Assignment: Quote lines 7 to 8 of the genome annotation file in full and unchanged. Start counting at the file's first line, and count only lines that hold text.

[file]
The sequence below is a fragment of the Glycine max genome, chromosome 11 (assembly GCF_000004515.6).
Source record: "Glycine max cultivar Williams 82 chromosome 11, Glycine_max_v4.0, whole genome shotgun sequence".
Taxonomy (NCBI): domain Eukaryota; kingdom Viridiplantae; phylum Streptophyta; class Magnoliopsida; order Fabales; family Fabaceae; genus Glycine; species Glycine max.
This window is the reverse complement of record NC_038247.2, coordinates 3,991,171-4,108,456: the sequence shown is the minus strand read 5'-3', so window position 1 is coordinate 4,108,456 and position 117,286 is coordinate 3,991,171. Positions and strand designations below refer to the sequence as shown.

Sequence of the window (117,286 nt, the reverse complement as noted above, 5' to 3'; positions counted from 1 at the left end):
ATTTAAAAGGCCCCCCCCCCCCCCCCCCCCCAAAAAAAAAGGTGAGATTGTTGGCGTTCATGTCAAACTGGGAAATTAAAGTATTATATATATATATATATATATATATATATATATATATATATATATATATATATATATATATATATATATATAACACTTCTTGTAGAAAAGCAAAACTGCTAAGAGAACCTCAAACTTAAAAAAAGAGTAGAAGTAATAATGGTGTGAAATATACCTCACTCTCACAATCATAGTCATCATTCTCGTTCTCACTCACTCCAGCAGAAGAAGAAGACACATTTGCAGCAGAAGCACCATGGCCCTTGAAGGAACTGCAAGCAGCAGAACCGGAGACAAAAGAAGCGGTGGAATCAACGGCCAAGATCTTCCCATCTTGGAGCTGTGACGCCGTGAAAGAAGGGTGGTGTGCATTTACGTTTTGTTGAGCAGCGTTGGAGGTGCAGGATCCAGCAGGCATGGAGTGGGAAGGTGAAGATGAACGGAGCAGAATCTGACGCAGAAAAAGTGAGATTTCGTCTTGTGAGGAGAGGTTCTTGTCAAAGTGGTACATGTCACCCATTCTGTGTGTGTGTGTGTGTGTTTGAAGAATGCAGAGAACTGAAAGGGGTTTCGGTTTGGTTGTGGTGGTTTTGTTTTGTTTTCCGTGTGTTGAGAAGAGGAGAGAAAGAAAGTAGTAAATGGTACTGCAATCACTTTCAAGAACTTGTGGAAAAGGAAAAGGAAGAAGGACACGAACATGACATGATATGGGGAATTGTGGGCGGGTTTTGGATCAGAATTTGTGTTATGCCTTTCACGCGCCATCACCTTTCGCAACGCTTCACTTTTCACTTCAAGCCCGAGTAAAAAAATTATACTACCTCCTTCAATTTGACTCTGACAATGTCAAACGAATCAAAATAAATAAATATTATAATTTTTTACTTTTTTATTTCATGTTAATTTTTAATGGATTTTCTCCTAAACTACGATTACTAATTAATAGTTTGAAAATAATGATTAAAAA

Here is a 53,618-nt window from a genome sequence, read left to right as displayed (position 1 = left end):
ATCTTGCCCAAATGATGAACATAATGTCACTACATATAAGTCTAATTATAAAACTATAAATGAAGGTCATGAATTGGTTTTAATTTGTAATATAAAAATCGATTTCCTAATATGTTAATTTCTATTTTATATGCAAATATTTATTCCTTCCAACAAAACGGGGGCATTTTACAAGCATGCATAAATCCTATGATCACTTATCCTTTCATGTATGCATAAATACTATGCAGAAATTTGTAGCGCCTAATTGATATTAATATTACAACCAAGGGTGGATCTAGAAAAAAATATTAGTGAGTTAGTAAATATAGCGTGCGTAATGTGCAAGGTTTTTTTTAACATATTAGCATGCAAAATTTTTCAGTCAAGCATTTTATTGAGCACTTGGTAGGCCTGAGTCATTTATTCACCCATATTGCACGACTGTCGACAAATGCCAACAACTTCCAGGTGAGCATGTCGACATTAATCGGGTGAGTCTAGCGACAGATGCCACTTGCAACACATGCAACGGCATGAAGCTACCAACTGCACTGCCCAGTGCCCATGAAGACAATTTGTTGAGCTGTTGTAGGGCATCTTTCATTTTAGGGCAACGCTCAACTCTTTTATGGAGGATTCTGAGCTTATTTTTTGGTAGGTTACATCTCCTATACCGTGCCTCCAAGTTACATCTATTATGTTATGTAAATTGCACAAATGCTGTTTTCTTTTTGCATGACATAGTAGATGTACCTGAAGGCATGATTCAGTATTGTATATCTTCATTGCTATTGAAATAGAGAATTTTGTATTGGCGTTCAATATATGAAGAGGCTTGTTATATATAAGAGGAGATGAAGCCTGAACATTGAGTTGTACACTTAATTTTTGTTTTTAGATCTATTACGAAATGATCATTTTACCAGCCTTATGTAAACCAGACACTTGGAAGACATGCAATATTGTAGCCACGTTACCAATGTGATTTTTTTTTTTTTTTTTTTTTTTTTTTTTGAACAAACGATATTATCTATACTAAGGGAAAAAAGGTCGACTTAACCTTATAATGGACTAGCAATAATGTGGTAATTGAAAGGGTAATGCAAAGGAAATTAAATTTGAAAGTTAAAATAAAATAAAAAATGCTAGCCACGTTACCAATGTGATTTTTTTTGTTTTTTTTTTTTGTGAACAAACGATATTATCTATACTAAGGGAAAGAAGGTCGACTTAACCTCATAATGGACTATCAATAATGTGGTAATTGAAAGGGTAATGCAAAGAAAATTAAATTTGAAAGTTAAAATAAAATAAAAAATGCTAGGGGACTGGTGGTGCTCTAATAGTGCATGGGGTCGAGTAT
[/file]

Here is a 53,618-nt window from a genome sequence, read left to right as displayed (position 1 = left end):
ATCTTGCCCAAATGATGAACATAATGTCACTACATATAAGTCTAATTATAAAACTATAAATGAAGGTCATGAATTGGTTTTAATTTGTAATATAAAAATCGATTTCCTAATATGTTAATTTCTATTTTATATGCAAATATTTATTCCTTCCAACAAAACGGGGGCATTTTACAAGCATGCATAAATCCTATGATCACTTATCCTTTCATGTATGCATAAATACTATGCAGAAATTTGTAGCGCCTAATTGATATTAATATTACAACCAAGGGTGGATCTAGAAAAAAATATTAGTGAGTTAGTAAATATAGCGTGCGTAATGTGCAAGGTTTTTTTTAACATATTAGCATGCAAAATTTTTCAGTCAAGCATTTTATTGAGCACTTGGTAGGCCTGAGTCATTTATTCACCCATATTGCACGACTGTCGACAAATGCCAACAACTTCCAGGTGAGCATGTCGACATTAATCGGGTGAGTCTAGCGACAGATGCCACTTGCAACACATGCAACGGCATGAAGCTACCAACTGCACTGCCCAGTGCCCATGAAGACAATTTGTTGAGCTGTTGTAGGGCATCTTTCATTTTAGGGCAACGCTCAACTCTTTTATGGAGGATTCTGAGCTTATTTTTTGGTAGGTTACATCTCCTATACCGTGCCTCCAAGTTACATCTATTATGTTATGTAAATTGCACAAATGCTGTTTTCTTTTTGCATGACATAGTAGATGTACCTGAAGGCATGATTCAGTATTGTATATCTTCATTGCTATTGAAATAGAGAATTTTGTATTGGCGTTCAATATATGAAGAGGCTTGTTATATATAAGAGGAGATGAAGCCTGAACATTGAGTTGTACACTTAATTTTTGTTTTTAGATCTATTACGAAATGATCATTTTACCAGCCTTATGTAAACCAGACACTTGGAAGACATGCAATATTGTAGCCACGTTACCAATGTGATTTTTTTTTTTTTTTTTTTTTTTTTTTTTGAACAAACGATATTATCTATACTAAGGGAAAAAAGGTCGACTTAACCTTATAATGGACTAGCAATAATGTGGTAATTGAAAGGGTAATGCAAAGGAAATTAAATTTGAAAGTTAAAATAAAATAAAAAATGCTAGCCACGTTACCAATGTGATTTTTTTTGTTTTTTTTTTTTGTGAACAAACGATATTATCTATACTAAGGGAAAGAAGGTCGACTTAACCTCATAATGGACTATCAATAATGTGGTAATTGAAAGGGTAATGCAAAGAAAATTAAATTTGAAAGTTAAAATAAAATAAAAAATGCTAGGGGACTGGTGGTGCTCTAATAGTGCATGGGGTCGAGTAT